JS, History, 1838–1856, vol. C-1, created 24 Feb. 1845–3 July 1845; handwriting of , , Jonathan Grimshaw, and ; 512 pages, plus 24 pages of addenda; CHL. This is the third volume of a six-volume manuscript history of the church. This third volume covers the period from 2 Nov. 1838 to 31 July 1842; the remaining five volumes, labeled A-1, B-1, D-1, E-1 and F-1, continue through 8 Aug. 1844.
This document, “History, 1838–1856, volume C-1 [2 November 1838–31 July 1842],” is the third of six volumes of the “Manuscript History of the Church” (in The Joseph Smith Papers the “Manuscript History” bears the editorial title “History, 1838–1856”). The completed six-volume collection covers the period from 23 December 1805 to 8 August 1844. The narrative in this volume commences on 2 November 1838 with JS and other church leaders being held prisoner by the “’s forces” at , Missouri, and concludes with the death of Bishop at , Illinois, on 31 July 1842. For a more complete discussion of the entire six-volume work, see the general introduction to this history.
Volume C-1 was created beginning on or just after 24 February 1845 and its narrative was completed by 3 May 1845, although some additional work continued on the volume through 3 July of that year (Richards, Journal, 24 and 28 Feb. 1845; Historian’s Office, Journal, 3 May 1845; 3 and 4 July 1845). It is in the handwriting of and contains 512 pages of primary text, plus 24 pages of addenda. Additional addenda for this volume were created at a later date as a supplementary document and appear in this collection as “History, 1838-1856, volume C-1 Addenda.” Compilers and Thomas Bullock drew heavily from JS’s letters, discourses, and diary entries; meeting minutes; church and other periodicals and journals; and reminiscences, recollections, and letters of church members and other contacts. At JS’s behest, Richards maintained the first-person, chronological-narrative format established in previous volumes, as if JS were the author. , , , and others reviewed and modified the manuscript prior to its eventual publication in the Salt Lake City newspaper Deseret News.
The historical narrative recorded in volume C-1 continued the account of JS’s life as prophet and president of the church. Critical events occurring within the forty-five-month period covered by this text include the Mormon War; subsequent legal trials of church leaders; expulsion of the Saints from Missouri; missionary efforts in by the and others; attempts by JS to obtain federal redress for the Missouri depredations; publication of the LDS Millennial Star in England; the migration of English converts to ; missionary efforts in other nations; the death of church patriarch ; the establishment of the city charter; the commencement of construction of the Nauvoo ; the expedition that facilitated temple construction; the introduction of the doctrine of proxy baptism for deceased persons; the dedicatory prayer by on the Mount of Olives in Palestine; publication of the “Book of Abraham” in the Nauvoo Times and Seasons; publication of the JS history often referred to as the “Wentworth letter;” the organization of the Female Relief Society of Nauvoo; and the inception of Nauvoo-era temple endowment ceremonies.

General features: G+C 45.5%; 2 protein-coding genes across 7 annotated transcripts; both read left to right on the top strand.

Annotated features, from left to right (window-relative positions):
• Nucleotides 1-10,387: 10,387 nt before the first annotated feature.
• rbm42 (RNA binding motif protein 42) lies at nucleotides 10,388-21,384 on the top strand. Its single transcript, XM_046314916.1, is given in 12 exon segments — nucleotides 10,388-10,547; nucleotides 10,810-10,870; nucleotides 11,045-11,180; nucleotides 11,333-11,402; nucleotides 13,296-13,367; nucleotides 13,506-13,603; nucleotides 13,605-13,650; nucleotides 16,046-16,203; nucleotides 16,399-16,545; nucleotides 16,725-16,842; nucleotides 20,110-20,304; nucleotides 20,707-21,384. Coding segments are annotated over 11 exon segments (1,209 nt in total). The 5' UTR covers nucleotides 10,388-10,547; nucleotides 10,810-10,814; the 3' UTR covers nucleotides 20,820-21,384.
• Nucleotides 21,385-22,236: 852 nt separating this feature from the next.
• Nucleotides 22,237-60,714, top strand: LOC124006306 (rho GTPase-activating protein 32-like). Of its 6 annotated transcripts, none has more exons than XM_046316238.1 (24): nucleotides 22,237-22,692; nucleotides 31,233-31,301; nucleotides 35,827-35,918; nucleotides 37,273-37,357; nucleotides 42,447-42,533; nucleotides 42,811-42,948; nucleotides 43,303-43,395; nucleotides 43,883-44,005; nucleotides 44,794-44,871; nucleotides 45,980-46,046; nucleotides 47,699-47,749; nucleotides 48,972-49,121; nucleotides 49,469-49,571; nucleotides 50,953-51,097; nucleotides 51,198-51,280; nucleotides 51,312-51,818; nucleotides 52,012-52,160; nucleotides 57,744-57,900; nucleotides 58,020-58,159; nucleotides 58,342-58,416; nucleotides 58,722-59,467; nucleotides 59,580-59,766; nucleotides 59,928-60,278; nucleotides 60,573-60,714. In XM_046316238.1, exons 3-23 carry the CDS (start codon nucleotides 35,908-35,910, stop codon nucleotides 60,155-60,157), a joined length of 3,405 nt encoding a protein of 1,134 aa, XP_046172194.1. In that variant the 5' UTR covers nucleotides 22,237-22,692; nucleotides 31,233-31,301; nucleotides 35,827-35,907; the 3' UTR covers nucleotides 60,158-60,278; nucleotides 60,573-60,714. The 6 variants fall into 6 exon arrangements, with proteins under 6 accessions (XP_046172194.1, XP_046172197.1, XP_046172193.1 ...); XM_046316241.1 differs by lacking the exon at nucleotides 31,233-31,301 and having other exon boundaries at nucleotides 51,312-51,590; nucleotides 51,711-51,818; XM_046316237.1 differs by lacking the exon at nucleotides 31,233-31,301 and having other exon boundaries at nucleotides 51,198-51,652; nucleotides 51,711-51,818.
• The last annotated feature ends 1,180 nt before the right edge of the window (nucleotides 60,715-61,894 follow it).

“, Ill: 11th. Septr. 1839— Dear — We have had the great pleasure of receiving your favor of the 24th. July, and learning thereby that you and your family had arrived at Chillicothe in safety and in health. We perceive that you have had rather a narrow escape from <a> serious accident, and doubtless the hand of the Lord is to be acknowledged in the matter, although unperceived by mortal eye. Time and experience will teach us more and more, how easily falshood gains credence with mankind in general, rather than the truth, but especially in taking into consideration the plan of Salvation; the plain simple order of the gospel of Jesus Christ, never has been discerned or acknowledged as the truth except by a few, among whom were “not many wise men after the flesh, not many mighty, not many noble,”— whilst the majority have contented themselves with their own private opinions, or have adopted those of others according as their address, their philosophy, their formula, their policy or their finesse may have attracted their attention or pleased their taste. But Sir of all the other criterions whereby we may judge of the vanity of these things, one will be always found true, namely; that we will always find such characters glorying in their own wisdom, and their own works, whilst the humble Saint, gives all the glory to God the Father, and to his son Jesus Christ, whose yoke is easy and whose burthen is light, and who told his disciples that unless they became like little children, they could not enter the Kingdom of Heaven. As to the situation of the Church here, matters go with us as well as can reasonably be expected, we have had considerable sickness amongst us, but very few deaths, and as the greater part are now recovering, we yet hope to have shelters provided before the winter shall set in. Since you left here we have purchased out all interest hereabouts— his farm we have laid out additional to our Town, , and the Town of we also hope to build up. Some of the “Twelve” and others have already started for Europe, and the remainder of that Mission we expect will go now in a few days— According to intelligence received since you left, the work of the Lord rolls on in a very pleasing manner, both in this, and in the old Country. In England many hundreds have of late been added to our numbers; but so— even so, it must be, for, “Ephraim he hath mixed himself among the people.” And the Savior he hath said “my sheep hear my voice” and also “he that heareth you, heareth me”. And “Behold I will bring them again from the North Country, and gather them from the Coasts of the Earth &c and as John heard the voice saying “come out of her [HC 4:8] my people”, even so must all be fulfilled, that the People of the Lord may live, when “Babylon the great [p. 966]